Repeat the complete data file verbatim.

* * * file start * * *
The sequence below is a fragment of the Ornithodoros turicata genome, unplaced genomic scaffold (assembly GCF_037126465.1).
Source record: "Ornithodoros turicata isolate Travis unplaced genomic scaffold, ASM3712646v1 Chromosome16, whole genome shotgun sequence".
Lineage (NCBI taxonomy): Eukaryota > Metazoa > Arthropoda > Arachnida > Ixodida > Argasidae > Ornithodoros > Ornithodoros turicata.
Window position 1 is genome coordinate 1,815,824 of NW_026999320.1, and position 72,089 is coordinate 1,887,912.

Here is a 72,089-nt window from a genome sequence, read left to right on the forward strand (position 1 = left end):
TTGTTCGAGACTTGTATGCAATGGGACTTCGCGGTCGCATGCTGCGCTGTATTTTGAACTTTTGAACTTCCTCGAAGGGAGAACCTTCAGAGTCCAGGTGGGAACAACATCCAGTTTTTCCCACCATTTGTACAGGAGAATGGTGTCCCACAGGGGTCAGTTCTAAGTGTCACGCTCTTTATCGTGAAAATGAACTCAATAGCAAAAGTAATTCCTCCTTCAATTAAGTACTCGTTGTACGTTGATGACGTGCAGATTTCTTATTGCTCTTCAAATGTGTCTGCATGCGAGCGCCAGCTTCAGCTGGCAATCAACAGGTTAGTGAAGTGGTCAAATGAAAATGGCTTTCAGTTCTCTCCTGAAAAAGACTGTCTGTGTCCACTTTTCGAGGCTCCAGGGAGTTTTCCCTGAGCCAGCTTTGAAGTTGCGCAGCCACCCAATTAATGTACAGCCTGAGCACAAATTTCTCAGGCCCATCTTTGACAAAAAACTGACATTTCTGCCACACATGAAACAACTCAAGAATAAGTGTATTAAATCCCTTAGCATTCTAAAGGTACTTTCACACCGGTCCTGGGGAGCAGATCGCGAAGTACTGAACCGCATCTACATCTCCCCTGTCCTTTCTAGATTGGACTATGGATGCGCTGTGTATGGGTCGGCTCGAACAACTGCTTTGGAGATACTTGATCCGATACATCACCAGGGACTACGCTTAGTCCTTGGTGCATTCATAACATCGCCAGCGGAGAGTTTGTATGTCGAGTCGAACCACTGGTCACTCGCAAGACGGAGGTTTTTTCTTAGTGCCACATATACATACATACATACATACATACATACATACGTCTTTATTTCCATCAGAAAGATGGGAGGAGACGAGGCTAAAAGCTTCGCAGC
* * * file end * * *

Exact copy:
The sequence below is a fragment of the Ornithodoros turicata genome, unplaced genomic scaffold (assembly GCF_037126465.1).
Source record: "Ornithodoros turicata isolate Travis unplaced genomic scaffold, ASM3712646v1 Chromosome16, whole genome shotgun sequence".
Lineage (NCBI taxonomy): Eukaryota > Metazoa > Arthropoda > Arachnida > Ixodida > Argasidae > Ornithodoros > Ornithodoros turicata.
Window position 1 is genome coordinate 1,815,824 of NW_026999320.1, and position 72,089 is coordinate 1,887,912.

Here is a 72,089-nt window from a genome sequence, read left to right on the forward strand (position 1 = left end):
TTGTTCGAGACTTGTATGCAATGGGACTTCGCGGTCGCATGCTGCGCTGTATTTTGAACTTTTGAACTTCCTCGAAGGGAGAACCTTCAGAGTCCAGGTGGGAACAACATCCAGTTTTTCCCACCATTTGTACAGGAGAATGGTGTCCCACAGGGGTCAGTTCTAAGTGTCACGCTCTTTATCGTGAAAATGAACTCAATAGCAAAAGTAATTCCTCCTTCAATTAAGTACTCGTTGTACGTTGATGACGTGCAGATTTCTTATTGCTCTTCAAATGTGTCTGCATGCGAGCGCCAGCTTCAGCTGGCAATCAACAGGTTAGTGAAGTGGTCAAATGAAAATGGCTTTCAGTTCTCTCCTGAAAAAGACTGTCTGTGTCCACTTTTCGAGGCTCCAGGGAGTTTTCCCTGAGCCAGCTTTGAAGTTGCGCAGCCACCCAATTAATGTACAGCCTGAGCACAAATTTCTCAGGCCCATCTTTGACAAAAAACTGACATTTCTGCCACACATGAAACAACTCAAGAATAAGTGTATTAAATCCCTTAGCATTCTAAAGGTACTTTCACACCGGTCCTGGGGAGCAGATCGCGAAGTACTGAACCGCATCTACATCTCCCCTGTCCTTTCTAGATTGGACTATGGATGCGCTGTGTATGGGTCGGCTCGAACAACTGCTTTGGAGATACTTGATCCGATACATCACCAGGGACTACGCTTAGTCCTTGGTGCATTCATAACATCGCCAGCGGAGAGTTTGTATGTCGAGTCGAACCACTGGTCACTCGCAAGACGGAGGTTTTTTCTTAGTGCCACATATACATACATACATACATACATACATACATACGTCTTTATTTCCATCAGAAAGATGGGAGGAGACGAGGCTAAAAGCTTCGCAGC